Hailed as the hero who steered Citigroup through the 2008 financial crisis, this is a shock move from Pandit – especially as Citigroup has just announced a 26% increase in profits for the year.
But despite the bank’s continued success, there has been a fair amount of internal wrangling at Citigroup. First there was the major shareholder revolt against Pandit’s $14.8m pay package earlier this year. And matters have not been helped by the regulatory cap set on the bank’s dividends – investors are baying for a better return.
Interestingly, Pandit is not the only member of the management team stepping down either. Chief operating officer John Havens has also resigned. The pair have been at the bank for five years apiece and brought Citigoup back from the brink to generate record profits – a feat considered impossible back in 2008 when the government was forced to bail it out with $45bn of taxpayers’ money.
Pandit could simply be retiring. And who would blame him for choosing a life on the golf course over the cut and thrust of Wall Street. He is an extremely wealthy man, having collected around $261m from the bank during the five years he has been chief exec.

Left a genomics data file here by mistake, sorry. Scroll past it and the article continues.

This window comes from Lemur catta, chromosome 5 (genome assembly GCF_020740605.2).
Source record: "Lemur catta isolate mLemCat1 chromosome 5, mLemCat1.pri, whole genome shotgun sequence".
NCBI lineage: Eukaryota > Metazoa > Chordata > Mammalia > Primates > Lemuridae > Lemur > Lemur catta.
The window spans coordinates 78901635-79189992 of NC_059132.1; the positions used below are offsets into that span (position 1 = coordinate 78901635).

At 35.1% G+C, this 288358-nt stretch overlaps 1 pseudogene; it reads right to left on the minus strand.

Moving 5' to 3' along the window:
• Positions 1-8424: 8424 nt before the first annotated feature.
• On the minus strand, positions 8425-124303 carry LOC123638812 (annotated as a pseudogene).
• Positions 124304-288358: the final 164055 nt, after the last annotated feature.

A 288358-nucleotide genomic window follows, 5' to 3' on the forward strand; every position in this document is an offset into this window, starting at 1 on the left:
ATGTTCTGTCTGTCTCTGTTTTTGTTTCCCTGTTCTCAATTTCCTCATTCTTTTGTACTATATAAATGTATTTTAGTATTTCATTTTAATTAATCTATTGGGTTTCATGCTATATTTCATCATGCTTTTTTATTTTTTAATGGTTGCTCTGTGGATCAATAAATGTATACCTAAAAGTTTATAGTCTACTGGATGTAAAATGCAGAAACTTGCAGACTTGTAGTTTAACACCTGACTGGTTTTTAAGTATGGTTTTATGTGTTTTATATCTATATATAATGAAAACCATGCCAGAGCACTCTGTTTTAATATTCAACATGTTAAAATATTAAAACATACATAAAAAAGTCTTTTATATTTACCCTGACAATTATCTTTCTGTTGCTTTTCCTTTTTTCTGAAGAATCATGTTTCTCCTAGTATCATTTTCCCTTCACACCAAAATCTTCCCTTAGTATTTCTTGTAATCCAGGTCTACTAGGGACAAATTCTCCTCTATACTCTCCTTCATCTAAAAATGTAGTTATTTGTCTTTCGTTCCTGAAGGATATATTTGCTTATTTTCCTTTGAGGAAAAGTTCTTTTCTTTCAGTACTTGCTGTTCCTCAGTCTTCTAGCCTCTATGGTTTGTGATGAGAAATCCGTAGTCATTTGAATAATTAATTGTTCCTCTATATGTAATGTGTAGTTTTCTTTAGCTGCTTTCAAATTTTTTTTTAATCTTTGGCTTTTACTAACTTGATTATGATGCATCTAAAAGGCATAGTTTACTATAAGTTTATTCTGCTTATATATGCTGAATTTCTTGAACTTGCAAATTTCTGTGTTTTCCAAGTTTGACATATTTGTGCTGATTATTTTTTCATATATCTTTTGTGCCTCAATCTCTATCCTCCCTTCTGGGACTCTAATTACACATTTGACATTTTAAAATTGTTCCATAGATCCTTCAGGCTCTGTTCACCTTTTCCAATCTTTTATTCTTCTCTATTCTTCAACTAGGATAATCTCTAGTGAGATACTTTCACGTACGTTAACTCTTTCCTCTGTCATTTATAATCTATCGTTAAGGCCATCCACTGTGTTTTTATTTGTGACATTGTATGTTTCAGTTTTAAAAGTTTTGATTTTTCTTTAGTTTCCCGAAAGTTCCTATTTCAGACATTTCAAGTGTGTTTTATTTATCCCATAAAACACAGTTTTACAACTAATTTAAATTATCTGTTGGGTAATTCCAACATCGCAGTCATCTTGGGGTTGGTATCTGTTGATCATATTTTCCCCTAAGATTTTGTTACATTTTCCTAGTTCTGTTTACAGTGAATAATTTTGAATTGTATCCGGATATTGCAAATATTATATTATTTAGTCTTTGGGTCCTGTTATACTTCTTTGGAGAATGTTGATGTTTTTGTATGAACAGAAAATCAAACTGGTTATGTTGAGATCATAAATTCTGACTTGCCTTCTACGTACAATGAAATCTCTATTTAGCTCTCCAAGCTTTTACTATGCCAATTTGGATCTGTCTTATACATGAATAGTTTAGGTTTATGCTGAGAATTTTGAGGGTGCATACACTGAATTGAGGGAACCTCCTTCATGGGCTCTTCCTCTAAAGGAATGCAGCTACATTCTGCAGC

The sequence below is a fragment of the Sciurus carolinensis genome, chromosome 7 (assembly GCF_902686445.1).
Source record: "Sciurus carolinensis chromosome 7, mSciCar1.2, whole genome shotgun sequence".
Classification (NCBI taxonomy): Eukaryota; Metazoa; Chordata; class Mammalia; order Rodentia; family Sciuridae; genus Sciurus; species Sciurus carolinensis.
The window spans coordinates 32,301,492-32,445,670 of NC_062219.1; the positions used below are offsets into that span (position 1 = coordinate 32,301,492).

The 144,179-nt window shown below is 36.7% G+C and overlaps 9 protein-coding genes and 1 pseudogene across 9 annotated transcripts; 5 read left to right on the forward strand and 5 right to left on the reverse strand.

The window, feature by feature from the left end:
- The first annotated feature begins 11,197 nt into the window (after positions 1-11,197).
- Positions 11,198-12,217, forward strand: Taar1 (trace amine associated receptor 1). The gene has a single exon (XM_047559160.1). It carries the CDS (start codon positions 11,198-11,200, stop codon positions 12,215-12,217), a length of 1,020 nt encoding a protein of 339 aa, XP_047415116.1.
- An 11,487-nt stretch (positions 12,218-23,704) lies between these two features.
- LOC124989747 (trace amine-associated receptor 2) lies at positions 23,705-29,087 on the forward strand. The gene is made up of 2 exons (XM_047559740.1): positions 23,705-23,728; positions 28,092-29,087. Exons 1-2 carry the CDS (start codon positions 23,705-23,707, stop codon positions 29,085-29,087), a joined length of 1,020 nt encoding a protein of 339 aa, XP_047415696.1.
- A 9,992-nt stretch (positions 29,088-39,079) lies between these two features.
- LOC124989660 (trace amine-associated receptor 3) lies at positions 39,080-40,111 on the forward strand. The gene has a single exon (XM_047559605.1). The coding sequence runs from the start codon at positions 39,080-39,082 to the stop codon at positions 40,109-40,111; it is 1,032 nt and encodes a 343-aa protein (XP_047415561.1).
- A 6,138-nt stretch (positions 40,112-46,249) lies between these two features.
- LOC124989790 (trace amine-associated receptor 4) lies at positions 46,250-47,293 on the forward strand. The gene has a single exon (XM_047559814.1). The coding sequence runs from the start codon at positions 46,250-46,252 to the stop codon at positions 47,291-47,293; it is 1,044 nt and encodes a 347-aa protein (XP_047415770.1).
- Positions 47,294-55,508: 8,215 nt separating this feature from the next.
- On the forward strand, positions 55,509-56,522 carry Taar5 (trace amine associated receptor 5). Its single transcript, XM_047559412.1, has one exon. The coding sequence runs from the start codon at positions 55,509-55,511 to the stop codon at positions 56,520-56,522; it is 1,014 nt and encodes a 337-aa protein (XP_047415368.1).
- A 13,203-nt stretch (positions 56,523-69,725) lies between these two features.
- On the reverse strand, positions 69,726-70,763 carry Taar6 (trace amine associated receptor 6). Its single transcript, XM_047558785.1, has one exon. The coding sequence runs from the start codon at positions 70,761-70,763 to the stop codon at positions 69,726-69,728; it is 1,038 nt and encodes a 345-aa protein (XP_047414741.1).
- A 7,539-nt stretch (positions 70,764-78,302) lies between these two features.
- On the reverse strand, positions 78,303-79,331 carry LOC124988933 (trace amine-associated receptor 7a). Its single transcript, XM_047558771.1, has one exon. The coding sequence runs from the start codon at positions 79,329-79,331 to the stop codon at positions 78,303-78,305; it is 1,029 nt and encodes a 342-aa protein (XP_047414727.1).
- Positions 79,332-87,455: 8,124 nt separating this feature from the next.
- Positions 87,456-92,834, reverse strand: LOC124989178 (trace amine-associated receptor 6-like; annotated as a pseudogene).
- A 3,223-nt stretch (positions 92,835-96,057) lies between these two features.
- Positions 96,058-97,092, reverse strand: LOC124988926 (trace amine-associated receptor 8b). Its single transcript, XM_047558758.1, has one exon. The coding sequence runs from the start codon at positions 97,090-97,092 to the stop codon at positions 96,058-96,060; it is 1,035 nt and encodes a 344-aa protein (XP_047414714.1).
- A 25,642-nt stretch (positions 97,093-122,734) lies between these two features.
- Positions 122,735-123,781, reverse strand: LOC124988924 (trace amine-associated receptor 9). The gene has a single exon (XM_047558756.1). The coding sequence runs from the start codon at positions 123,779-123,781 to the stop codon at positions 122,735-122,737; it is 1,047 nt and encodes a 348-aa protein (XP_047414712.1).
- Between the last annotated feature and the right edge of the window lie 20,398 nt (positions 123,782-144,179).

But it is worth noting that almost since the day Pandit got the job, shareholders and industry-watchers have been grumbling because his background as a hedge fund manager made him too much of an academic, and not enough of an executive to be running a large commercial bank like Citigroup. His departure is effective immeditately, so even if he was planning to go, something dramatic appears to have happened. After all, this is not the way these announcements are usually handled.
Of course, financial wags aren’t about to buy the ‘Pandit rides off into the sunset line’ and there are murmurs of an imminent regulatory fine or investigation. It is interesting too that he appears to have arranged no pay-out or settlement for his departure, and that his resignation has come as a complete surprise to Citigroup staff. MT will watch the wires for any further developments.